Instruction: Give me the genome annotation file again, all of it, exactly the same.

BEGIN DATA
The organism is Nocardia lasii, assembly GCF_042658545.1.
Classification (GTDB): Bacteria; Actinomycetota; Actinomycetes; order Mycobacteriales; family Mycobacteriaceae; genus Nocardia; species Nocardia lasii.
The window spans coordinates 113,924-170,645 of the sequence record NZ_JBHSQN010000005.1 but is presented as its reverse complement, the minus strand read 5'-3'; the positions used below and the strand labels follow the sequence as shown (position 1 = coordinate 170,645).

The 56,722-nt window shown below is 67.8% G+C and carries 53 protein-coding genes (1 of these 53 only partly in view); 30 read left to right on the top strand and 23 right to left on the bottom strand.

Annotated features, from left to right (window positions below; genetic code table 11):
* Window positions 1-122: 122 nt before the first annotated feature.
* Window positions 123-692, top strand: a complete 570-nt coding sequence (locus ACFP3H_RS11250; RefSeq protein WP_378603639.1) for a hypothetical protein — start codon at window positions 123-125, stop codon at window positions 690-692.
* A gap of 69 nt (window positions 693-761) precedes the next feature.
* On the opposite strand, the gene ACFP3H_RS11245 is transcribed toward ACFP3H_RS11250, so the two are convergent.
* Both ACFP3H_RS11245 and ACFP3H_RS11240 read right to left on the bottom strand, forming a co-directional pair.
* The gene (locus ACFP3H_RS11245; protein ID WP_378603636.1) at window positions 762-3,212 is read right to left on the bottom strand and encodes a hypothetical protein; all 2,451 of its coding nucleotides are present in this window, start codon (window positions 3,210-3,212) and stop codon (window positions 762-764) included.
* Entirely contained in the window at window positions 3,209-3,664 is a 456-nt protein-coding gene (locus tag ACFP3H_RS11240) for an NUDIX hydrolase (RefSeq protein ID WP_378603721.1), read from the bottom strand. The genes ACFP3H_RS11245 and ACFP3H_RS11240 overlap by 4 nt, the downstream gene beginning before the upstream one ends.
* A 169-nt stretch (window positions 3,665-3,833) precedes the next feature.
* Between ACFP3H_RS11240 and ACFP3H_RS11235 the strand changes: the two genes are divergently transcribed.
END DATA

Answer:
The organism is Nocardia lasii, assembly GCF_042658545.1.
Classification (GTDB): Bacteria; Actinomycetota; Actinomycetes; order Mycobacteriales; family Mycobacteriaceae; genus Nocardia; species Nocardia lasii.
The window spans coordinates 113,924-170,645 of the sequence record NZ_JBHSQN010000005.1 but is presented as its reverse complement, the minus strand read 5'-3'; the positions used below and the strand labels follow the sequence as shown (position 1 = coordinate 170,645).

The 56,722-nt window shown below is 67.8% G+C and carries 53 protein-coding genes (1 of these 53 only partly in view); 30 read left to right on the top strand and 23 right to left on the bottom strand.

Annotated features, from left to right (window positions below; genetic code table 11):
* Window positions 1-122: 122 nt before the first annotated feature.
* Window positions 123-692, top strand: a complete 570-nt coding sequence (locus ACFP3H_RS11250; RefSeq protein WP_378603639.1) for a hypothetical protein — start codon at window positions 123-125, stop codon at window positions 690-692.
* A gap of 69 nt (window positions 693-761) precedes the next feature.
* On the opposite strand, the gene ACFP3H_RS11245 is transcribed toward ACFP3H_RS11250, so the two are convergent.
* Both ACFP3H_RS11245 and ACFP3H_RS11240 read right to left on the bottom strand, forming a co-directional pair.
* The gene (locus ACFP3H_RS11245; protein ID WP_378603636.1) at window positions 762-3,212 is read right to left on the bottom strand and encodes a hypothetical protein; all 2,451 of its coding nucleotides are present in this window, start codon (window positions 3,210-3,212) and stop codon (window positions 762-764) included.
* Entirely contained in the window at window positions 3,209-3,664 is a 456-nt protein-coding gene (locus tag ACFP3H_RS11240) for an NUDIX hydrolase (RefSeq protein ID WP_378603721.1), read from the bottom strand. The genes ACFP3H_RS11245 and ACFP3H_RS11240 overlap by 4 nt, the downstream gene beginning before the upstream one ends.
* A 169-nt stretch (window positions 3,665-3,833) precedes the next feature.
* Between ACFP3H_RS11240 and ACFP3H_RS11235 the strand changes: the two genes are divergently transcribed.